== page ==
This was one of the most time-intensive recipe development processes I've ever worked on. Figuring out how to capture the flavor of chicken marinated in spices and slow-smoked over a green-pimento-wood fire was not easy, but, after weeks, I came up with a solution: building a moist bed of bay leaves and allspice berries to smoke the chicken on top of. The resulting flavor is sweet, smoky, spicy, and designed to completely transport you to wherever you dream of eating jerk chicken (whether that's on a Jamaican beach or, as is the case for me, behind a strip club in Detroit, from an oil drum smoker).
#11: The Best F&$king Grilled Chicken Sandwich Ever
Okay, so I've got to admit that the only time I ever ate these chicken and bacon sandwiches with spicy avocado spread and potato chips was the one time Daniel came over to grill them. But I've been riffing on them regularly ever since then, swapping out the sauce for my Peruvian chicken green sauce or a harissa aioli, maybe adding some sliced avocado or pickles, changing up the marinade. The core combination of grilled chicken breast on a toasted bun, with a creamy sauce and potato chips, is what ties them all together. Your turn to play around.
#12: Whole Grilled Fish Tacos
Grilled fish needs to be moist and tender, with plenty of grilled flavor. This can be hard to accomplish with delicate fillets that tend to stick to the grill. A much easier and more foolproof method is to buy smaller fish and grill them whole, skin and all. Serve them with some salsa, citrus, and a stack of warm tortillas and you've got yourself a bone-picking, finger-licking taco party in your backyard.
#13: Extra-Juicy and Plump Grilled Shrimp
As with squeaky dog toys and novelty sunglasses, the idea of grilled shrimp is generally far better than the rubbery reality. The secret in our recipe is twofold: First, brining the shrimp with salt and baking soda helps them retain moisture and stay plump and firm as they cook. Second, packing them right up next to each other on skewers lowers their ratio of surface area to mass, allowing you to get deeply browned flavors without the risk of overcooking. They're great with just a squeeze of lemon juice, but I like to serve them with an herb-packed chermoula sauce.
#14: Homemade Whopper-Style Burgers
I've had my share of big, fat, juicy burgers in my day, but these days, if I'm going to eat a beef burger, it's probably going to be one that has smaller proportions (maybe I really am getting older and softer). My technique for making homemade Whopper-style burgers doesn't just make a better-than-BK copycat; it's actually a great technique for any time you want to grill a thinner patty. Just as with chicken cutlets, cooking it most of the way through on the first side allows you to develop some great grill marks, while still retaining plenty of juice.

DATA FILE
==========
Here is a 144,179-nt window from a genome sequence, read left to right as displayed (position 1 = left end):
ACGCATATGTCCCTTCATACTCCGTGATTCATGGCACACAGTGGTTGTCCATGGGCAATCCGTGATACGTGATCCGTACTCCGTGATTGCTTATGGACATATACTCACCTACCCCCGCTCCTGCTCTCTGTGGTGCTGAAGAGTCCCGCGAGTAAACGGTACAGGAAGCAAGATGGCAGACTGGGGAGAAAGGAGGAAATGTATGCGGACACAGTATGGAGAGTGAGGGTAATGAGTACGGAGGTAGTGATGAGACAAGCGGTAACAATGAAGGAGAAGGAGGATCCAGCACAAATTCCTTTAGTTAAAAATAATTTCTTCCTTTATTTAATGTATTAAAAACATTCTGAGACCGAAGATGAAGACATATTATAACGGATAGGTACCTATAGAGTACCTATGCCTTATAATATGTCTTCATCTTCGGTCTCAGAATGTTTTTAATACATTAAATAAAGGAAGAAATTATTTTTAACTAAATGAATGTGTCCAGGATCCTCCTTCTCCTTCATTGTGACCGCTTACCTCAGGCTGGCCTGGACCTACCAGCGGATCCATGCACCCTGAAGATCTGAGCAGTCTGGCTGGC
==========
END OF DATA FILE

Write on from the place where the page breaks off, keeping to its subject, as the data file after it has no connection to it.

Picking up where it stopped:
#15: Really Awesome Black Bean Burgers
If you or any of your omnivore friends have ever doubted that a vegetable-based burger can be every bit as delicious and satisfying as a beef burger, this is the recipe to prove it to you. By partially dehydrating cooked black beans (for better consistency and more intense flavor) and combining them with a slew of flavor- and texture-packed ingredients, you end up with a patty that can be seared in a skillet or cooked on top of a grill. I like it best with a nicely melted slice of pepper Jack cheese (though some crisp bacon would work great as well).
#16: Grilled Lemongrass- and Coriander-Marinated Tofu Vietnamese Sandwiches (Vegan Banh Mi)
The keys to great grilled tofu are a powerfully flavorful marinade (like this coriander-based curry paste) and low, direct heat in order to dehydrate and crisp the surface. Follow those steps, then stuff the grilled tofu into a sandwich with cucumbers, jalapeño, and pickled carrots and daikon, and you've got one seriously tasty backyard sandwich.
#17: Grilled Cabbage
They may look...charred. Burnt, even. But that's how you want them. Big chunks of cabbage get a sweet, nutty flavor when you push them to what seems like the limits of acceptable grilling. It's a flavor that perfectly complements the tender layers underneath. The cabbage is good enough on its own, but pair it with a dressing—whether it's a sweet-hot Thai vinaigrette, a blue cheese dressing, a yogurt and herb sauce, or even a squeeze of ranch—and it becomes a full-on meal.
#18: Grilled Flatbread With Olive Oil and Za'atar
It's always fun to see how many parts of your meal you can cook off of one fire. These grilled flatbreads, brushed with olive oil and smothered in za'atar, are a good way to start a grilling session. Heck, you could leave the seasonings off them and use them as a side dish for your meal, or perhaps to wrap up your sausages or kebabs. Made with yogurt and olive oil, this bread stays soft and tender for scooping and dipping.
#19: Grilled Pizza
For my money, there's no easier way to capture the charred, tender-crisp flavor and texture of pizza cooked in a wood-burning oven than to cook it directly over a hot fire. Once you've got your dough—store-bought works fine—and toppings, it takes only minutes, start to finish, to grill up a pie (or, better yet, a parade of pies), no special equipment required.